Casey recaps the previous week’s top three: “He’s So Shy” by the Pointer Sisters, “Lady” by Kenny Rogers, and “Woman In Love” by Barbra Streisand — which I totally failed to recognize at first play. Haven’t heard it in a long, long time. What is this November 1980 place I’m stepping into?

Anyway: There are six new songs this week, and here’s the first.

No. 40: Don Williams with his first country-pop crossover, “I Believe In You.” Not quite gonna bold it, but by the end of the first verse and chorus, I am once again doffing my cap to the uniquely sly Nashville art of songwriting. Something tells me things are gonna get much, much worse than this before we get to Number One.

No. 39, also debuting: Nielsen Pearson, “If You Should Sail.” Yes, I had to go to Wiki to verify how to spell Nielsen Pearson. No memory of this song either, but boy, it goes down smoothly, like Kahlua and cream. So much so that I almost want to bold it.

String synth! Flugelhorn (I think)! Man, this jawn is … inoffensive. I’m enjoying this way too much. Now I’m imagining Neilsen Pearson and the Sanford-Townsend Band tearing it up together. I think it’s high time we moved on to …

No. 38: Casey shouts out the good listeners of 5KA, Adelaide, South Australia. Debuting this week, a four-man British band called the Vapors with “Turning Japanese.”

Pushing aside the cult reputation of the song (is it really about wanking?), I almost bolded this one, on the grounds that it has just a tiny bit of rock n’ roll drive, and the 37 songs to come probably won’t have any of that. But then I heard the Oriental Riff and said, “Naw, dude. Not bolding that business.”

No. 37: The newest hit from a superstar who becomes the second woman of the rock era to have three hits on the Forty at the same time.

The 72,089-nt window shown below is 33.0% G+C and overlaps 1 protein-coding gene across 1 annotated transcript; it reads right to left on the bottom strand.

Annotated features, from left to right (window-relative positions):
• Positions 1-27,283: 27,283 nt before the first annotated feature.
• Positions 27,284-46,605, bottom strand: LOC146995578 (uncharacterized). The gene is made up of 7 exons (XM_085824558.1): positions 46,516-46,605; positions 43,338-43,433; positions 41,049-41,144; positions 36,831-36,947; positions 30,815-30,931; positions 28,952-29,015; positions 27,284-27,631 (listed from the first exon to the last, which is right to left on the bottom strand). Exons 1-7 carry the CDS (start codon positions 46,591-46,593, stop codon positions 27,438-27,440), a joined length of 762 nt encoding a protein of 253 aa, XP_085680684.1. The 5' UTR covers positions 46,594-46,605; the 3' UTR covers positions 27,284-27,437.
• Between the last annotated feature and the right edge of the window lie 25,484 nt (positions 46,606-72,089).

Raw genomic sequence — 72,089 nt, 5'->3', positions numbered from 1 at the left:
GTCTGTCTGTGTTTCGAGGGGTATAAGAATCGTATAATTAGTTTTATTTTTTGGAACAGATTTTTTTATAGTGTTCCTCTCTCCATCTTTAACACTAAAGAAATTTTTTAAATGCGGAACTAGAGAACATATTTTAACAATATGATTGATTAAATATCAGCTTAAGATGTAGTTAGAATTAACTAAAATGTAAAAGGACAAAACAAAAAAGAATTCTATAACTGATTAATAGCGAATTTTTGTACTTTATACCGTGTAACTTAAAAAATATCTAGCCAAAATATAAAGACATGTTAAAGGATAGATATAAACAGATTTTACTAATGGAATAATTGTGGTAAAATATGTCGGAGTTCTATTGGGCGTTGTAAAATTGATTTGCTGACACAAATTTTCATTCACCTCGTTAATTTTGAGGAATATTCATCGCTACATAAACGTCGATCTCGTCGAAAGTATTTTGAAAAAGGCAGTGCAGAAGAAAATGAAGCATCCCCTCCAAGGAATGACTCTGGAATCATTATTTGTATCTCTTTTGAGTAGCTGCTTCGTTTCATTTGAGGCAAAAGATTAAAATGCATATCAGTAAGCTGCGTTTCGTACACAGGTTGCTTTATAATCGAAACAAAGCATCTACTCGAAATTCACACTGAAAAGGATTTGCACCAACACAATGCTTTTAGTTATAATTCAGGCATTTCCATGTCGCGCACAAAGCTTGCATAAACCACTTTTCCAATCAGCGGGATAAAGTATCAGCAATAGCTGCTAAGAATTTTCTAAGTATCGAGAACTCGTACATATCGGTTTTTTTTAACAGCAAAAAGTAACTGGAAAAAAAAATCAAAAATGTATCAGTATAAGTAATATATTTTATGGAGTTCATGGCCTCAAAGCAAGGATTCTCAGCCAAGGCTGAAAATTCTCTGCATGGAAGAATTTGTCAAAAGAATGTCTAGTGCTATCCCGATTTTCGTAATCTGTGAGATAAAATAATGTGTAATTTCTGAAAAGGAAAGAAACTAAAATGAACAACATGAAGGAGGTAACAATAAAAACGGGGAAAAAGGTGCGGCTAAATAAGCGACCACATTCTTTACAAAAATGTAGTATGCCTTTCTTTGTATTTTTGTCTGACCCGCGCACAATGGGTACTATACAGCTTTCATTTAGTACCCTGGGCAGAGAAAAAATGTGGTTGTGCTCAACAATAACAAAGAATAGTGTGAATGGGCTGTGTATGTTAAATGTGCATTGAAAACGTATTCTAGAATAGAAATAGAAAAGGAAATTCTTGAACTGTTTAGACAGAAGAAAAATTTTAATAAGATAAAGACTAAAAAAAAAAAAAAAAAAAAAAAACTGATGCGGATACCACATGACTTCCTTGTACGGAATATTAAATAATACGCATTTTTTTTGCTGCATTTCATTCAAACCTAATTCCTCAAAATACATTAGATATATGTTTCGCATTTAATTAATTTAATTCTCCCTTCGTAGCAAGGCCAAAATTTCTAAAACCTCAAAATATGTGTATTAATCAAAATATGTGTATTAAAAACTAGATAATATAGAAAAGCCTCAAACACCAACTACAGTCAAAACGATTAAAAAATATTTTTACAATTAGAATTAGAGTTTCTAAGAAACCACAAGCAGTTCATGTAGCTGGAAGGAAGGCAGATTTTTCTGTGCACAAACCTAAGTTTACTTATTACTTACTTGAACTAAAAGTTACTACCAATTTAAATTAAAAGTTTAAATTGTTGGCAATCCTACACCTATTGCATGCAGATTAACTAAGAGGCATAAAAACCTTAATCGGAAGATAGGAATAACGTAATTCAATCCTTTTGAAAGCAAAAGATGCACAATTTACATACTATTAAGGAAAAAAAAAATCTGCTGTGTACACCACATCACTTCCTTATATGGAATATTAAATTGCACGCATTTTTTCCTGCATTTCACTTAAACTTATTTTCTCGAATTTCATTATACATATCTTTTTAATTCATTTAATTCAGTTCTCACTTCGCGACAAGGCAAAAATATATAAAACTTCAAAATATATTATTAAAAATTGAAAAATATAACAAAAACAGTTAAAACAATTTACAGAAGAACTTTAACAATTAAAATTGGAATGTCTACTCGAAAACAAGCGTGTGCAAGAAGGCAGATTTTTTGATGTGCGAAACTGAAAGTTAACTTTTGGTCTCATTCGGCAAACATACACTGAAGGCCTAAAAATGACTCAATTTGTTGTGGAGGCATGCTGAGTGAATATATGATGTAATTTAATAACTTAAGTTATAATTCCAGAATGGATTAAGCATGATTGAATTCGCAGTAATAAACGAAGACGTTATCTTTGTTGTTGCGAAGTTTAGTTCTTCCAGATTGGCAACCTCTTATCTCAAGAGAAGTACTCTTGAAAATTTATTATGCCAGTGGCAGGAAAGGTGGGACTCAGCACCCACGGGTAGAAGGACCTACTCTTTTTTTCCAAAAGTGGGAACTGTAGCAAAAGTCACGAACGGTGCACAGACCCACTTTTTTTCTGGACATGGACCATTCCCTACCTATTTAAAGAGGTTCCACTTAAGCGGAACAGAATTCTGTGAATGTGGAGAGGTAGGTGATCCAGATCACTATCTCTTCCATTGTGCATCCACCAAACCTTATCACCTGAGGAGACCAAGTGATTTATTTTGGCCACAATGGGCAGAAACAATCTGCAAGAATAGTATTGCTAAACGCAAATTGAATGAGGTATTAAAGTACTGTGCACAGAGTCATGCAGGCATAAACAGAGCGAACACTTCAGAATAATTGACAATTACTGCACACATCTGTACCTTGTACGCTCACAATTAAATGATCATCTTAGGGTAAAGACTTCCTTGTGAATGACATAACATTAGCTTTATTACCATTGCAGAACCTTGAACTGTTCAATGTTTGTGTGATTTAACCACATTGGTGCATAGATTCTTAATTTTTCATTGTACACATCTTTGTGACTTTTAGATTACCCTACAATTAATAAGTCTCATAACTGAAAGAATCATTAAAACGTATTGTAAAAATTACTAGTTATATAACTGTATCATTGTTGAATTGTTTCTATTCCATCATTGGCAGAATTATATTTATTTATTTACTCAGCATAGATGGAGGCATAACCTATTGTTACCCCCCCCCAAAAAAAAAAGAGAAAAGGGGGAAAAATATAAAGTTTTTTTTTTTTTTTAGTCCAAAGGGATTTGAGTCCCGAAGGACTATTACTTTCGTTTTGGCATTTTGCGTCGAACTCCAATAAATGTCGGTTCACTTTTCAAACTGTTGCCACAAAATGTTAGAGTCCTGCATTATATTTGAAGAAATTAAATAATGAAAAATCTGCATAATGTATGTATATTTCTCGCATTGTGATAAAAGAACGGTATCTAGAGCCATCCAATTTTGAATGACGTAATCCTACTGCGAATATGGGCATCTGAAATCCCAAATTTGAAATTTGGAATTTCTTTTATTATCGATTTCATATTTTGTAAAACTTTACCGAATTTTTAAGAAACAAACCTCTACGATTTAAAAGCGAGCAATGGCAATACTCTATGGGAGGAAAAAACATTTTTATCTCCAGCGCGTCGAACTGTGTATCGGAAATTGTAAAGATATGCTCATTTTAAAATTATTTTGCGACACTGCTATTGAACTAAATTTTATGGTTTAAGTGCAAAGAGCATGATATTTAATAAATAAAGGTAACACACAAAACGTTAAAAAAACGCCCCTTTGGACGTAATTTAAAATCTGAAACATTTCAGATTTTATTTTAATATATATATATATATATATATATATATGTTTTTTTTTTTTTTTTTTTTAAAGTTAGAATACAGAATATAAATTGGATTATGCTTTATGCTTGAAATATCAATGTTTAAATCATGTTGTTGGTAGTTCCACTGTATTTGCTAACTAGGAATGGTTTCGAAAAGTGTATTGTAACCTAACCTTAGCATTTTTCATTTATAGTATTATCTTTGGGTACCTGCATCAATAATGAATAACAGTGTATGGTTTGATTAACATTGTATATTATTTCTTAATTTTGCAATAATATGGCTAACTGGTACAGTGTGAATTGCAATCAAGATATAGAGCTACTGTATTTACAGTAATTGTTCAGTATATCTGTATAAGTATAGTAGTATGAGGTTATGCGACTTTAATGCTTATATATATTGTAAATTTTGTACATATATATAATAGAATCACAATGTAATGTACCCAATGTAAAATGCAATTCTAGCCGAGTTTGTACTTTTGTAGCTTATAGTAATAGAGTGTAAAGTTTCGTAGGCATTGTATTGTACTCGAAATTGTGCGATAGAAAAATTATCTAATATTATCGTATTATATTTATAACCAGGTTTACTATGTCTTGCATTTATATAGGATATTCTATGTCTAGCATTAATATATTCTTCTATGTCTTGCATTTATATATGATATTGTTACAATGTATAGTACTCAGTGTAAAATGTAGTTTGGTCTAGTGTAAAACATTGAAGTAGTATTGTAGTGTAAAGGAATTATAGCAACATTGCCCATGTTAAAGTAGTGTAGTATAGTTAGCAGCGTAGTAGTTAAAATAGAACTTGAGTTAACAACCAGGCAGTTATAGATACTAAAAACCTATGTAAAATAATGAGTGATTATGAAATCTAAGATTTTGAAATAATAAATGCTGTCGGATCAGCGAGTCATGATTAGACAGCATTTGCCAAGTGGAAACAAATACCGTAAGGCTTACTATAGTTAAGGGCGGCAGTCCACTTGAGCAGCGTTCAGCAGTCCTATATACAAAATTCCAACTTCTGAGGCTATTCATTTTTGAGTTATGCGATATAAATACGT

(Apparently Gale Storm was the first; I woulda guessed Melanie did it at some point, but I must be misremembering. Casey mentions that Gale Storm is now doing TV testimonials for a hospital for alcoholics. 1980 was hard on a lot of people.)

Anyway, it’s Diana Ross. Debuting this week is “It’s My Turn.” The best thing I can say about this tune, and the lead-up to it, is that it makes me know that two big-time jams are coming in the next 36 toons.

No. 36: Billy Joel with the fourth hit off Glass Houses, “Sometimes A Fantasy.” Beej goes all new wave, with choked guitars and choked vocals, and like most of his pastiches, it’s quite pleasurable. This one loses points mainly because it’s not his Elvis Costello pastiche, “Sleeping With the Television On.” Oh, yeah, the implications of long-distance wanking don’t score high with the East German judge either.

Hey, y’know, was 1980 Billy Joel the best Billy Joel? Quite possibly. But on we sweep to …

No. 35, debut: There’s a cut in my copy of the show, as Casey says, “The Australian act Air Supply–” and then we’re into the lyrics of a song that turns out to be “Every Woman in the World.” It’s big and foursquare and obvious and heartfelt and I don’t need to hear it again.

(Oddly, the cut portion of Casey’s introduction shows up once the song is over. What?)